Hirsch illustrates the role of convergence using the example of germ theory. He says “in the nineteenth century, for example, evidence from many directions converged on the germ theory of disease. Once policymakers accepted that consensus, hospital operating rooms, under penalty of being shut down, had to meet high standards of cleanliness.” What’s interesting is that Hirsch slips, almost imperceptibly, from ‘convergence’ into ‘consensus’. In scientific research, convergence is important, but consensus can be extremely misleading because it can be, and often has been, wrong. Ironically, not long before high standards of cleanliness were imposed on hospitals, the consensus had been that cross-contamination theory was wrong, as Semmelweis discovered to his cost. Reliable findings aren’t the same as valid ones.

Hirsch then goes on to say “What policymakers should demand from the [education] research community is consensus.” No they shouldn’t. Consensus can be wrong. What policymakers need to demand from education research is methodological rigour. We already have the relevant expertise, it just needs to be applied to education. Again, if you have no frame of reference against which you can evaluate what Hirsch is saying, you’d be quite likely to assume that he’s right about convergence and consensus – and you’d be none the wiser about the importance of good research design.

what the teachers say

I’m genuinely enthusiastic about teachers wanting to base their practice on evidence. I recognize that this is a work in progress and it’s only just begun. I can quite understand why someone whose teaching has been transformed by a finding from cognitive science might want to share that information as widely as possible. But ironically, some of the teachers involved appear to be doing exactly the opposite of what they recommend teachers do with students.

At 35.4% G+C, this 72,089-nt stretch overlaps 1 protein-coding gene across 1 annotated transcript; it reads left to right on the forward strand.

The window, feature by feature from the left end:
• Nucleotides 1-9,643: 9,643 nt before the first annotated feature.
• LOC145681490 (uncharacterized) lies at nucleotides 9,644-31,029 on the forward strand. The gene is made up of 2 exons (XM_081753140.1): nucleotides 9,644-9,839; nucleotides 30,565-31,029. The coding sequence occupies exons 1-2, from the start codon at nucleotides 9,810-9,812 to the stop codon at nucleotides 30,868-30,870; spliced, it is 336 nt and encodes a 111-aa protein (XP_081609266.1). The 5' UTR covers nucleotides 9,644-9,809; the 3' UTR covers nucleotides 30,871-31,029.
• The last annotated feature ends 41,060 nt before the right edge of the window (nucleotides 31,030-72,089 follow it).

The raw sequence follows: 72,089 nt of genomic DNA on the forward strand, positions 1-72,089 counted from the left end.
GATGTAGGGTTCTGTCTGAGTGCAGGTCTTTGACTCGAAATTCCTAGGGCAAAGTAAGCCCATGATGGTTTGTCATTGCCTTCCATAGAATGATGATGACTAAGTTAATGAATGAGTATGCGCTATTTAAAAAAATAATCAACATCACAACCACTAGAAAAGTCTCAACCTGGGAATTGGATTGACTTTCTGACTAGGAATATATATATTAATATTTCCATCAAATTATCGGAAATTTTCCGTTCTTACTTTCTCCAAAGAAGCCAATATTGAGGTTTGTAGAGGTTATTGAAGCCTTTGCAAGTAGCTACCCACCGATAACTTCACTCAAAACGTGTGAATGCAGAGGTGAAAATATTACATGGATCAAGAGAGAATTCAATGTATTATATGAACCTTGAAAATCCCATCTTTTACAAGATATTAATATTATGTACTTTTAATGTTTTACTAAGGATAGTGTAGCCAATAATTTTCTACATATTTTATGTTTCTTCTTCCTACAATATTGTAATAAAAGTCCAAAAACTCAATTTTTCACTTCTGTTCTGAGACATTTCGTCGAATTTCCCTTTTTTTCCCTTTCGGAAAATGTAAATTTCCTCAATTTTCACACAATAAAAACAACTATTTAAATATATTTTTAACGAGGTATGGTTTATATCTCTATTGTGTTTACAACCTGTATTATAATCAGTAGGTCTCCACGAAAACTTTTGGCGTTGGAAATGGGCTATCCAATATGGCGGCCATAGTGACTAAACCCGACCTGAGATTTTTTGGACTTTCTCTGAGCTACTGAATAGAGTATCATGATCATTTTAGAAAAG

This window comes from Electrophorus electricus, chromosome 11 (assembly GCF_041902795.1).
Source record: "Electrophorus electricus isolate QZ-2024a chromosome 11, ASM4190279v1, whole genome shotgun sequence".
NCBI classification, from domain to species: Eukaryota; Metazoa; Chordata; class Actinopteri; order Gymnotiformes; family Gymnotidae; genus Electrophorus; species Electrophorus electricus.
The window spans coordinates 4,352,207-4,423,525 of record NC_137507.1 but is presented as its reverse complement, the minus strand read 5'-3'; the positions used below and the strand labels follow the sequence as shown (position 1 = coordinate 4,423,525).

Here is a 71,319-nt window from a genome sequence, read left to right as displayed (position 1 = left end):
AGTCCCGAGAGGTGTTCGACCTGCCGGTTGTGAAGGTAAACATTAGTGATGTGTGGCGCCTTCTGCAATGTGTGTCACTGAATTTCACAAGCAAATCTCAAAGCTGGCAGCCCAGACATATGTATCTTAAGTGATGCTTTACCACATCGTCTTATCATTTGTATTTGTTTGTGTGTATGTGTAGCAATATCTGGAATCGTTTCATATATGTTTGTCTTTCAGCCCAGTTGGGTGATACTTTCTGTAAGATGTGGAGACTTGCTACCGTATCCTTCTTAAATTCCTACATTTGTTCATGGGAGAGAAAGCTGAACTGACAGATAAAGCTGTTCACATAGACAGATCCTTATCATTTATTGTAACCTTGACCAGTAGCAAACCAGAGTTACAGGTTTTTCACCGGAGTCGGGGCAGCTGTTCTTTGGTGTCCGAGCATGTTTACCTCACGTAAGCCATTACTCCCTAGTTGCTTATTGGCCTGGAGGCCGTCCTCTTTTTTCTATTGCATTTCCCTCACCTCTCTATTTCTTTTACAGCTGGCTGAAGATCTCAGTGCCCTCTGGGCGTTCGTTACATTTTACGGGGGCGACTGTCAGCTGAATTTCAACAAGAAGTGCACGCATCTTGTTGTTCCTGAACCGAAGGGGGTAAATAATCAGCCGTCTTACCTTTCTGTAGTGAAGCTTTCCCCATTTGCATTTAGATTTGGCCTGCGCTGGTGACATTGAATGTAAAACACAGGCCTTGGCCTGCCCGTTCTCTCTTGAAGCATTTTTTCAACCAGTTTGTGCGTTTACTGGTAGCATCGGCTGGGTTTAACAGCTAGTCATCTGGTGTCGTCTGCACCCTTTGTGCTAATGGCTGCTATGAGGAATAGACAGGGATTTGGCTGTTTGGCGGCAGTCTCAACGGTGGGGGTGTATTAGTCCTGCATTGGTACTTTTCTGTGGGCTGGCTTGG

If you’re not familiar with a knowledge domain, but want to use findings from it, it’s worth getting an overview of it first. This doesn’t involve learning loads of concrete facts, it involves getting someone with good domain knowledge to give you an outline of how it works, so you can see how the concrete facts fit in. It also involves making sure you know what domain-specific skills are required to handle the concrete facts, and whether or not you have them. It also means not making overstated claims. Applying seven principles from cognitive science means you are applying seven principles from cognitive science. That’s all. It’s important to avoid making claims that aren’t supported by the evidence.

What struck me about the supporters of educational reform is that science teachers are noticeable by their absence. Most of the complaints about progressive education seem to relate to English, Mathematics and History. These are all fields that deal with highly abstracted information that is especially vulnerable to constructivist worldviews, so they might have been disproportionately influenced by ‘minimal guidance’ methods. It’s a bit more difficult to take an extreme constructivist approach to physics, chemistry, biology or physical geography because reality tends to intervene quite early on. The irony is that science teachers might be in a better position than teachers of English, Maths or History to evaluate evidence from educational research. And psychology teachers and educational psychologists would have the relevant domain knowledge, which would help avoid reinventing the wheel. I’d recommend getting some of them on board.

cognitive load and learning

In the previous two posts I discussed the model of working memory used by Kirschner, Sweller & Clark and how working memory and long-term memory function. The authors emphasise that their rejection of minimal guidance approaches to teaching is based on the limited capacity of working memory in respect of novel information, and that even if experts might not need much guidance “…nearly everyone else thrives when provided with full, explicit instructional guidance (and should not be asked to discover any essential content or skills)” (Clark, Kirschner & Sweller, p.6) Whether they are right or not depends on what they mean by ‘novel’ information.